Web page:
RECIPES: Recipe Details
"Double-Dutch" Burgers with Roode Kool & Komijnekaas (red cabbage and cumin cheese)
This recipe is inspired by my husband’s historic hometown – Pella, Iowa, which will celebrate its 74th Tulip Time in May 2009. My mother-in-law gave me her treasured "Recepten van de Haagsche Kookschool" [published 1900] and taught me how to "kook de kool," the familiar sweet and spicy red cabbage. It was also in Pella where I first tasted authentic komijnekaas, which began my love affair for all things cumin. Leyden cheese is now nationally available, but if it is difficult to find, I’ve included a substitution using gouda.
Now living closer to "New Amsterdam" (NYC), I recommend energy-boosting Double Dutch Burgers as a delicious and flavorful way to celebrate the latest contribution of the Dutch to America, when "Double Dutch" officially becomes a varsity sport in NYC schools in 2009. The earliest Dutch immigrants taught this energetic jumping rope game to their New Amsterdam neighbors in the 1600s.
Sweet and Sour Red Cabbage ("Roode Kool")
Yields: ¼ cup topping per each burger
3 cups shredded red cabbage (refrigerated pre-packaged is fine)
6 tablespoons bottled prepared grated horseradish with beets
3 tablespoons white balsamic vinegar (6% acidity)
3 tablespoons sugar
3/8 teaspoon kosher salt
Double Dutch Patties
2 pounds Angus ground beef (85-15)
2 tablespoons minced green onions, including some green parts
1 ½ teaspoons kosher salt
Freshly ground black pepper
6 tablespoons diced Leyden cumin cheese (1/4-inch dice, about 2 ounces total)*
Additional salt and pepper to taste (including Bacon Salt, if available)
6 multi-grain, split Kaiser rolls (or similar)
1 ½ tablespoons unsalted butter, softened
1 ½ teaspoons yellow "ballpark" mustard
1 ½ teaspoons Dijon-style mustard
30 baby spinach leaves
Prepare a medium-hot fire in a charcoal grill or preheat 2/3 of gas grill burners to medium-high and 1/3 to medium.
In fire-proof 2-quart saucepan (non-reactive metal with tightly fitting cover), combine all red cabbage ingredients. Set aside while shaping patties.
To shape patties, divide beef into six equal portions. Place one portion on a sheet of parchment paper and gently press into a six-inch circle (about 3/8-inch thick). Evenly distribute 1 teaspoon green onions over surface. Sprinkle with ¼ teaspoon salt and a grind of pepper. Place 1 tablespoon of cheese in a mound in the center of patty. Bring outside edges to the center so no cheese is exposed. Gently press surface of burger and smooth outer edges into a round (approximately 4-inch diameter). Repeat with remaining burgers. Lightly season outside surfaces (tops and bottoms) of patties with additional salt (half kosher salt and half bacon salt, if available) and pepper.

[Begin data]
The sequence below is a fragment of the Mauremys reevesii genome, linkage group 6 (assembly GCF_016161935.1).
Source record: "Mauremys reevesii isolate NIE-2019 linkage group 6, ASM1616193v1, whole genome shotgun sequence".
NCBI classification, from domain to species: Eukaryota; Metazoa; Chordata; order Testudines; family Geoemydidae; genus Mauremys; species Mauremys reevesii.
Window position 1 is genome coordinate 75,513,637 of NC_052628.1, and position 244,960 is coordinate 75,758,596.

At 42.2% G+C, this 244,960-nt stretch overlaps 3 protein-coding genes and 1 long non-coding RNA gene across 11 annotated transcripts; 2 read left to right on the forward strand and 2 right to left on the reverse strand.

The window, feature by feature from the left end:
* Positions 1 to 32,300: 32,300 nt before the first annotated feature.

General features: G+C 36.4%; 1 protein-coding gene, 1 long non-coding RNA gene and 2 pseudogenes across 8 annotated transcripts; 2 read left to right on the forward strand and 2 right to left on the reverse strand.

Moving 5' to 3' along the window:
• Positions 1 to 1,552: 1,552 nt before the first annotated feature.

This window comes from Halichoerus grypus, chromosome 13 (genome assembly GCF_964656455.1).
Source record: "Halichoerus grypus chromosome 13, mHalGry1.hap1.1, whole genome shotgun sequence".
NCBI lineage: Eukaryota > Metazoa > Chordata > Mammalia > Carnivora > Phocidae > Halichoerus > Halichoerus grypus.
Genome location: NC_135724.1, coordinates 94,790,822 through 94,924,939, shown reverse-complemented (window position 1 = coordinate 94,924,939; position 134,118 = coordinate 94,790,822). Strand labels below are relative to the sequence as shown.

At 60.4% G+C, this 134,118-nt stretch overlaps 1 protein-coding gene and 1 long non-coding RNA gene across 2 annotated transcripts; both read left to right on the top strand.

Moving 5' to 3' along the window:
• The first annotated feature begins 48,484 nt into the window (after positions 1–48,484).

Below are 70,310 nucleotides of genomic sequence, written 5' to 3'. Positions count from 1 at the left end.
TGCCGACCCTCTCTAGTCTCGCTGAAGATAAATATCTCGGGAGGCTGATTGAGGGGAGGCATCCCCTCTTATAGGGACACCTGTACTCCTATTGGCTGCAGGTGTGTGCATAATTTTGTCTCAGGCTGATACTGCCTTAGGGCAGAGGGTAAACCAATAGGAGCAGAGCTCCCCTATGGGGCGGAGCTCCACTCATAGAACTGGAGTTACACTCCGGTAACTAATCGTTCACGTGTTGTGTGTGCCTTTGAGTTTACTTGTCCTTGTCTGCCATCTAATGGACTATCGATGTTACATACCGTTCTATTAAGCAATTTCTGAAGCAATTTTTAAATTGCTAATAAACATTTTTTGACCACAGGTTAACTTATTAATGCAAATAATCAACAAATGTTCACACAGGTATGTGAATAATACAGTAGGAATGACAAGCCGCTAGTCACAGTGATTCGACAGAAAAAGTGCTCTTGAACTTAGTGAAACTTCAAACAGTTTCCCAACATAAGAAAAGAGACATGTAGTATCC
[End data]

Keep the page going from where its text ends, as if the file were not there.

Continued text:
In small bowl, mix together butter and mustards. Spread about ½ teaspoon on each cut surface of rolls.
Ten minutes before you start grilling burgers, place pan with cabbage on section of grill with medium heat. Cover grill. Ten minutes later, stir cabbage. Oil grill bars on medium-high section, place burgers on grill, close cover. If using grill surface thermometer, reading should be approximately 400 degrees. Cook burgers until bottoms are seared, about 3 minutes.
Stir cabbage; reduce this section of grill temperature to low. Turn burgers; cook to desired doneness, about 4 minutes longer for medium.
During the final minutes of grilling the burgers, lightly toast rolls, cut-sides down, on the cooler outer edges of the grill.
Top the base of each roll with five baby spinach leaves, add burger, spoon over ¼ cup red cabbage, add roll tops and serve.
Makes six burgers
*Note: If Leyden or other Dutch cumin cheese is not available, use gouda plus ½ teaspoon toasted cumin seeds.
To me, the bumper stickers around Pella may be somewhat strident: "You're Not Much if You're Not Dutch." But, I do believe it's time for the Dutch culinary contributions to American cuisine (cookies, too!) to get the respect and accolades they deserve.